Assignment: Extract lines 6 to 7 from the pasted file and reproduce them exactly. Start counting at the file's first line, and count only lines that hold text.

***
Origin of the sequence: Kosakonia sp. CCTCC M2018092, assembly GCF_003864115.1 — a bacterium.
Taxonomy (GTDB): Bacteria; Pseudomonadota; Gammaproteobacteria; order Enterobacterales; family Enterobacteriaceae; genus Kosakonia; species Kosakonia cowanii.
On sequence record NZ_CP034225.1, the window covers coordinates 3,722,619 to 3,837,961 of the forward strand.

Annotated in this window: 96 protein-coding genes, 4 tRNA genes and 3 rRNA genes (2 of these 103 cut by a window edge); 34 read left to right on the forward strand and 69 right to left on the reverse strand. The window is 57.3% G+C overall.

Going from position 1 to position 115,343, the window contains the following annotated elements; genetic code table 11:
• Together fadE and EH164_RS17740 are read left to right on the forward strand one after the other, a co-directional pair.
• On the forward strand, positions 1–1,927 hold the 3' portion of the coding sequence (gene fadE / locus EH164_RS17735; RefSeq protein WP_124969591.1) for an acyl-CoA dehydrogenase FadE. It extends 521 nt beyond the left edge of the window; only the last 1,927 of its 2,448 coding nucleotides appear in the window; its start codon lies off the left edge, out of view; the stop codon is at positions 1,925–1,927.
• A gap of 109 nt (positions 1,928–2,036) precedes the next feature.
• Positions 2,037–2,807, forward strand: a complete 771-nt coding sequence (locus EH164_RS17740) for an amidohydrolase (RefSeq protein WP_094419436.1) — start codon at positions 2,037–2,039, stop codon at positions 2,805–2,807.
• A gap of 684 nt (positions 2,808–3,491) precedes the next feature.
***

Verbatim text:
• Together fadE and EH164_RS17740 are read left to right on the forward strand one after the other, a co-directional pair.
• On the forward strand, positions 1–1,927 hold the 3' portion of the coding sequence (gene fadE / locus EH164_RS17735; RefSeq protein WP_124969591.1) for an acyl-CoA dehydrogenase FadE. It extends 521 nt beyond the left edge of the window; only the last 1,927 of its 2,448 coding nucleotides appear in the window; its start codon lies off the left edge, out of view; the stop codon is at positions 1,925–1,927.